The Barbados Chamber of Commerce and Industry (BCCI) has defended food pricing at supermarkets and other retailers, pushing back on claims of price gouging.
President James Clarke told Barbados TODAY that what may appear to be price gouging was reasonable and fair on the basis of what goes on in the background before a price tag is placed.
At the same time, the BCCI said it is “actively looking” at pricing in a bid to give consumers an ease in food prices.
During the Barbados Labour Party’s 84th annual conference last weekend, Prime Minister Mottley said that some supermarkets were selling chicken at exorbitant prices based on a personal survey.
“I went around myself…. So I didn’t rely on no hearsay,” she said.
Waving her phone, Mottley added: “I got the pictures in here, the pictures of all of the prices and everything. I know the ones that were trying to charge $19.90 a kilogramme and I know the ones that were charging $11.99 a kilogramme for chicken, whole chicken.”
A recent advertisement by the Barbados Egg and Poultry Producers Association (BEPPA) also sent ripples through the retail trade. The ad highlighted the cost of whole fresh chicken at nine retail outlets, with the most expensive price being $15.05 per kilogramme at Trimart and Channell supermarkets and the cheapest from Popular Discount and Pricesmart at $11.95 per kilogramme.
Headlined ‘The Wise Shopper’, the ad upset some supermarket owners who blamed farmers for selling poultry at different prices to various outlets.
Clarke said it was wrong to think that retailers were setting high prices willy-nilly or trying to take advantage of consumers, especially those below the poverty line, as he attempted to explain the rationale behind pricing.
“You have to look at the whole supply chain,” he said. “You can’t just look at what the end sellers are doing. So the cost of things have gone up, we know that inflation has hit Barbados very hard and that salaries and wages have gone up, so that carries up the cost fast. The cost of energy has gone up too so that also contributes.
“So there’s lots of things that go into it. It’s not just one thing and it’s not just supermarkets just deciding willy-nilly to jack up the prices. It’s a competitive market and the effects of inflation are strong and have hit the country very hard. So when you get that type of situation where it’s hitting the country this hard, the supermarkets and so on are going to try to keep their prices as keen as they can.”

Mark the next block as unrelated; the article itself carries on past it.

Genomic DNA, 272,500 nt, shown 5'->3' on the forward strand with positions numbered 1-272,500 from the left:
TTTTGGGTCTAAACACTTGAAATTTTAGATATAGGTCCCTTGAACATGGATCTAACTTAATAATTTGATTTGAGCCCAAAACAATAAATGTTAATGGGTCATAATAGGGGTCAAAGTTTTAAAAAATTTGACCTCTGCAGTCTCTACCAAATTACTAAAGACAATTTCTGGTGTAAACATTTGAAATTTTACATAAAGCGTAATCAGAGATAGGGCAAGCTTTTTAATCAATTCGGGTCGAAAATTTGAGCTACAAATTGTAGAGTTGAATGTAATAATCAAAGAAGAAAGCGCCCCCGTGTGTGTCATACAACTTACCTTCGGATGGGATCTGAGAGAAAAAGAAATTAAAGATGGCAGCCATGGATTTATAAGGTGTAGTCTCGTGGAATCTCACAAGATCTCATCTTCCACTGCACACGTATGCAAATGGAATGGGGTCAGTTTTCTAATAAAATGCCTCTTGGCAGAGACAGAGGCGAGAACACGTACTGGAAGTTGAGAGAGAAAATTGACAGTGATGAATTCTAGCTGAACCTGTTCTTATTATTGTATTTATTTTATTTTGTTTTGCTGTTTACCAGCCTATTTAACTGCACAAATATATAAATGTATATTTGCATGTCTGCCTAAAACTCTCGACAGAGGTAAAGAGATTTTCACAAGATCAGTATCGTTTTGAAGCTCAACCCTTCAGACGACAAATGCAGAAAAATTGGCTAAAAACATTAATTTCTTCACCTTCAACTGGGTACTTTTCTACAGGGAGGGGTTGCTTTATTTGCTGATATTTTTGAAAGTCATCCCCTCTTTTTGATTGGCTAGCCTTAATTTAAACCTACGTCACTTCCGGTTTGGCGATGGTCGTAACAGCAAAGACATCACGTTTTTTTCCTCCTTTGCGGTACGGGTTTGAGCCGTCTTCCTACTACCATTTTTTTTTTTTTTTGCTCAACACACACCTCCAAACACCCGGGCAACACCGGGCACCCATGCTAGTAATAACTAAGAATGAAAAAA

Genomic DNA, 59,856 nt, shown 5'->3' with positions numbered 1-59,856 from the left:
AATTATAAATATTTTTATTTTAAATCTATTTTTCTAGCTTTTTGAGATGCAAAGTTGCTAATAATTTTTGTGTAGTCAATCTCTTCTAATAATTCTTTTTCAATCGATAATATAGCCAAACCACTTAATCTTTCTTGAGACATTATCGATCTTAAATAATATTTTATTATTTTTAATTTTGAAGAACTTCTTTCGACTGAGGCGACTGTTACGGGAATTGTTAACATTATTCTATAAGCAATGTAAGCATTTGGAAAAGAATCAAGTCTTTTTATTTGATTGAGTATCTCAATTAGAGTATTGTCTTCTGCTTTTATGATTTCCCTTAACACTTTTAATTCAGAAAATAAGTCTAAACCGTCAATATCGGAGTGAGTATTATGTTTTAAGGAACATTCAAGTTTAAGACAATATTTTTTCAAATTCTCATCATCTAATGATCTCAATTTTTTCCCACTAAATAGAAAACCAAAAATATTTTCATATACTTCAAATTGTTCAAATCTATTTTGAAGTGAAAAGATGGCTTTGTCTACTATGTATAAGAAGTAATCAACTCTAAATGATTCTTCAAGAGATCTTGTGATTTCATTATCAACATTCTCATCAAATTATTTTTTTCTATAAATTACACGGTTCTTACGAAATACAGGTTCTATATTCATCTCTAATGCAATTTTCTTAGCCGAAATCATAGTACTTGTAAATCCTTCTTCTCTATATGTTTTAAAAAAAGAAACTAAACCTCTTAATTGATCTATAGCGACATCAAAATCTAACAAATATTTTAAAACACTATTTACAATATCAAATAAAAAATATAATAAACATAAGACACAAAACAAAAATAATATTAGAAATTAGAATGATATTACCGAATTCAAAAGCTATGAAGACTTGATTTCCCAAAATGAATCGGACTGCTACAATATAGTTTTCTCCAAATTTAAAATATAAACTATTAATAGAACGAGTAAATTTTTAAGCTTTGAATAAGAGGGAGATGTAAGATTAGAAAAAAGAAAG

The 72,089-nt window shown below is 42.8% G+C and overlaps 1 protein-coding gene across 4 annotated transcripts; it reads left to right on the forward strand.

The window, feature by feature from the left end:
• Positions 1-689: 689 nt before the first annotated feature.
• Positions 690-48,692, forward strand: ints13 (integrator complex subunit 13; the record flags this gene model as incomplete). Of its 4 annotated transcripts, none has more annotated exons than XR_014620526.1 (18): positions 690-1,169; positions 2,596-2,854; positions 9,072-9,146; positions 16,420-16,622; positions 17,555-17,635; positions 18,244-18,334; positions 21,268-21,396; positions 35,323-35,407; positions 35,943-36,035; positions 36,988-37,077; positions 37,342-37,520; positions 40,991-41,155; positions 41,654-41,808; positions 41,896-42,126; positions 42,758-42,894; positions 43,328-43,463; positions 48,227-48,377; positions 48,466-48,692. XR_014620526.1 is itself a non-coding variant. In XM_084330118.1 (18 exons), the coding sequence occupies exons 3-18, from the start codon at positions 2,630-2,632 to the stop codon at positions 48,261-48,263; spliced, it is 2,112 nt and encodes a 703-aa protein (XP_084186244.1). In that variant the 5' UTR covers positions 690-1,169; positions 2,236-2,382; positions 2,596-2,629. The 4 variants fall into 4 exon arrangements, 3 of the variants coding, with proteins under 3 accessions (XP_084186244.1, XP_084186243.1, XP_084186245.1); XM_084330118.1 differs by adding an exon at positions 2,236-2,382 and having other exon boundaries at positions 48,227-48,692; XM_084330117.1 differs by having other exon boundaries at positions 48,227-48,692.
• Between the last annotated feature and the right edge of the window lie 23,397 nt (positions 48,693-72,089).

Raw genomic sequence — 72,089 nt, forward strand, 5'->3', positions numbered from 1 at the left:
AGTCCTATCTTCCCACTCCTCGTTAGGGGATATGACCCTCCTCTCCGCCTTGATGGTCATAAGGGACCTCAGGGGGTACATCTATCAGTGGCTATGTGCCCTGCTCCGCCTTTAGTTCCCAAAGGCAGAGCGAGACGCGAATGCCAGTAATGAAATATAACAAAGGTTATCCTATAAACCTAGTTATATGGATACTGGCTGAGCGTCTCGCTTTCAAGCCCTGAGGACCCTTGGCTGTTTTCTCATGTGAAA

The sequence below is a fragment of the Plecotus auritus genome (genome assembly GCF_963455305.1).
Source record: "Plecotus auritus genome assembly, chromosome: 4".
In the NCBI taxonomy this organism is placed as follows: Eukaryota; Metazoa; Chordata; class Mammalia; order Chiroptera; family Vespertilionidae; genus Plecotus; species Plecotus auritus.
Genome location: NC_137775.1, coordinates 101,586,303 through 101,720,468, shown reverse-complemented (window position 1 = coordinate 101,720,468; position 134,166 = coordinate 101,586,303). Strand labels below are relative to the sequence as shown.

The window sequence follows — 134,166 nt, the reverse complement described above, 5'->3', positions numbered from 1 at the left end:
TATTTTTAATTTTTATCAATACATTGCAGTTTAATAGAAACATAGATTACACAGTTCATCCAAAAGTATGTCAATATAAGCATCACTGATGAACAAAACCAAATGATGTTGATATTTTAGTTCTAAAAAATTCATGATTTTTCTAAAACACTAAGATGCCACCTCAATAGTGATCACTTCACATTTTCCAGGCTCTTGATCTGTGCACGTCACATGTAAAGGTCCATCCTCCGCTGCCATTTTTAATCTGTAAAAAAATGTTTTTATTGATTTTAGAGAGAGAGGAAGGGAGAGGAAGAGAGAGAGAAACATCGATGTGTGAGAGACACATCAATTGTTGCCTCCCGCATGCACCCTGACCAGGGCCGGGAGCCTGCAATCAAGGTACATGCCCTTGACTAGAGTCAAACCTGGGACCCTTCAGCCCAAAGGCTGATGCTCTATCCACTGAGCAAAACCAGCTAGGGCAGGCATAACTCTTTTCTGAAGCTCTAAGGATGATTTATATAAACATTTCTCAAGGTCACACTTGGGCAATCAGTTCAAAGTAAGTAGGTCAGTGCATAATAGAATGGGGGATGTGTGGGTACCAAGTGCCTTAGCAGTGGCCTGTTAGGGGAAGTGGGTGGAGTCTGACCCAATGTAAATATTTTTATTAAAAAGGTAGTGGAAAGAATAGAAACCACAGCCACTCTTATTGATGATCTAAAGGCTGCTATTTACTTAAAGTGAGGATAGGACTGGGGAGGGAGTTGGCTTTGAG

The BCCI president said the key was to understand what supermarkets were doing.
“What is the entire cost from beginning to end? How much are they able to buy stuff for, whether it’s locally or overseas? [You also have to factor in] transportation costs, import duties, taxes, local transportation, handling, staffing, refrigeration, cost of fuel, cost of electricity . . . cost of people’s salaries and wages, all of these go into the pricing of goods. So when things go up, it’s not just one thing that has gone up. It’s usually multiple things that have been impacted,” Clarke insisted.
However, he said the BCCI is looking at the issue of pricing as a whole to see what can be done to give Barbadians an ease to some degree.
“From the chamber’s point of view, we’re actively looking at this chain and working with various agencies and so on to see what can be done all the way along because some of the fixes are not that simple, but that doesn’t mean that it should not be addressed,” Clarke told Barbados TODAY.
“Efficiency is the key to getting some of these costs down, especially since we live on an island in the middle of the ocean and we have to import many, many things.”
BEPPA president Stephen Layne has also distanced his organisation from suggestions of price gouging, declaring that all poultry farmers were absorbing significant input increases that shrank their profit margins.
He said poultry farmers were doing their best to keep their businesses afloat while considering consumers. He reasoned that farmers were not responsible for the mark-up of prices in supermarkets and any talk of price gouging would be something to take up with them and not his organisation.
The BEPPA head said that the organisation did its own research and paid for the advertisement to help consumers make wise decisions before they make any purchases.
“It definitely cannot be said that [price gouging] is coming from the end of poultry farmers,” Layne told Barbados TODAY. “They are trying to absorb as much as humanly possible without going out of business. They do not make large profit margins and we have had some challenges over the last year or two where we have seen the reduction of farmers and they have been trying to come back in, but that is not where the big profits or profitability is.”